The RED Fairy Book - online children's book

Illustrated classic fairy tales for children by Andrew Lang

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THE MASTER THIEF
81
if they were to see this dead body; the best thing that I can do is to go out and bury him.'
' Just do what you think best, father,' said his wife.
So the Governor got up and went downstairs, and as soon as he had gone out through the door, the Master Thief stole in and went straight upstairs to the woman.
' Well, father dear,' said she, for she thought it was her husband. ' Have you got done already ? '
' Oh yes, I only put him into a hole,' said he, ' and raked a little earth over him; that's all I have been able to do to-night, for it is fearful weather outside. I will bury him better afterwards, but just let me have the sheet to wipe myself with, for he was bleeding, and I have got covered with blood with carrying him.'
So she gave him the sheet.
' You will have to let me have your night-gown too,' he said, ' for I begin to see that the sheet won't be enough.'
Then she gave him her night-gown, but just then it came into his head that he had forgotten to lock the door, and he was forced to go downstairs and do it before he could lie down in bed again. So off he went with the sheet, and the night-gown too.
An hour later the real Governor returned.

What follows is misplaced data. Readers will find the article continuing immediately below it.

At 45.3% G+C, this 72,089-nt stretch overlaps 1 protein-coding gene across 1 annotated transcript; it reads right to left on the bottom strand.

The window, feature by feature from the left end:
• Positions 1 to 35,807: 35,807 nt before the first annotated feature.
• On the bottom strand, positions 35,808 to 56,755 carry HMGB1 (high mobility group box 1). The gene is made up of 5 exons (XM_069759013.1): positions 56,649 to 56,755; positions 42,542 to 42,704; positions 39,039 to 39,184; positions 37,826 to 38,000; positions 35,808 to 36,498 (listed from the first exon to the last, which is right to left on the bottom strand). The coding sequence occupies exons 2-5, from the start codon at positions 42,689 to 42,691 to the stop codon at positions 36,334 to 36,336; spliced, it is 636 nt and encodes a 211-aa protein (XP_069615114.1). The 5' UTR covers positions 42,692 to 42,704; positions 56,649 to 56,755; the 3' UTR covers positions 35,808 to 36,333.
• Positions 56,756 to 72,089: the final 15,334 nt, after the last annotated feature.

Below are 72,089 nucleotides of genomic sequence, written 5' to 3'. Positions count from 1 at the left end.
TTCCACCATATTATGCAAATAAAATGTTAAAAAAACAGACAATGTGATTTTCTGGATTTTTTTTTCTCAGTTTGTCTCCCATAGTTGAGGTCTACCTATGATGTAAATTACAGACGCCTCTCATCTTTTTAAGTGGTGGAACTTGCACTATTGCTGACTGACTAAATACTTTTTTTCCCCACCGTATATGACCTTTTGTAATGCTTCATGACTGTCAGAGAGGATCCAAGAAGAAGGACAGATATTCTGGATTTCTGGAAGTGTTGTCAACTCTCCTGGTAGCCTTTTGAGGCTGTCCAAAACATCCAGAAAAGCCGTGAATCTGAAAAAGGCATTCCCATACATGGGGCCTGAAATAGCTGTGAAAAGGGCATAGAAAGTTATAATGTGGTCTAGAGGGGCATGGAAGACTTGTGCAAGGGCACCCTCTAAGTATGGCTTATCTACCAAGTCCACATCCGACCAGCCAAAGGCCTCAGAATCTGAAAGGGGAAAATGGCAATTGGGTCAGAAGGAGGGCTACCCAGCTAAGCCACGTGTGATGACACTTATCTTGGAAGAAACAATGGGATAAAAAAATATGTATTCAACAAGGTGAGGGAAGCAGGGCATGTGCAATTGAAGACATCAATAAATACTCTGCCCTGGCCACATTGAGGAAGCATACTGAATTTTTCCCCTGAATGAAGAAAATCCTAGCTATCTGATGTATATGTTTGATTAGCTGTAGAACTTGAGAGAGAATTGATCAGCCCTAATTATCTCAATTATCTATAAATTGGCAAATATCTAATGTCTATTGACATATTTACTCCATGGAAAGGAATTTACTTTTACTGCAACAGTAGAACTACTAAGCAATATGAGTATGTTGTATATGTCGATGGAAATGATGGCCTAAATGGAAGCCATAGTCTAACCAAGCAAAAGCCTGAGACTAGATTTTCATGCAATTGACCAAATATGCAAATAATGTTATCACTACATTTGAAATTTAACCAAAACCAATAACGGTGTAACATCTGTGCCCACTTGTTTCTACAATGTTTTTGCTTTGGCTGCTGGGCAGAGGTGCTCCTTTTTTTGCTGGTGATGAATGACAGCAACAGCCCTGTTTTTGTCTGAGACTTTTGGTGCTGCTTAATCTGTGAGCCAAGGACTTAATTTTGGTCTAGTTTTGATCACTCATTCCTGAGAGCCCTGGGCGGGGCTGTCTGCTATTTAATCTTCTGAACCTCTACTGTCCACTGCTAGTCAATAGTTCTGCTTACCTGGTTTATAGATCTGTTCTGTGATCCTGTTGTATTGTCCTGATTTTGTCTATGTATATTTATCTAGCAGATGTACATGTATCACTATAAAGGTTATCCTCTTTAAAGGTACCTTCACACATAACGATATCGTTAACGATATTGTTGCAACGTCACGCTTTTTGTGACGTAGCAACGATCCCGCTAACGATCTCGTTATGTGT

' Well, what a time it has taken to lock the house door, father !' said his wife, ' and what have you done with the sheet and the night-gown ? '
' What do you mean ? ' asked the Governor.
' Oh, I am asking you what you have done with the night-gown and sheet that you got to wipe the blood off yourself with,' said she.
' Good heavens !' said the Governor, ' has he actually got the better of me again ? '
When day came the Master Thief came too, and wanted to have the Governor's daughter as had been promised, and the Governor dared do no otherwise than give her to him, and much money besides, for he feared that if he did not the Master Thief might steal the very eyes out of his head, and that he himself would be ill spoken of by all men. The Master Thief lived well and happily from that time forth, and whether he ever stole any more or not I cannot tell you, but if he did it was but for pastime.
1 From P. C. Asbjornseu.
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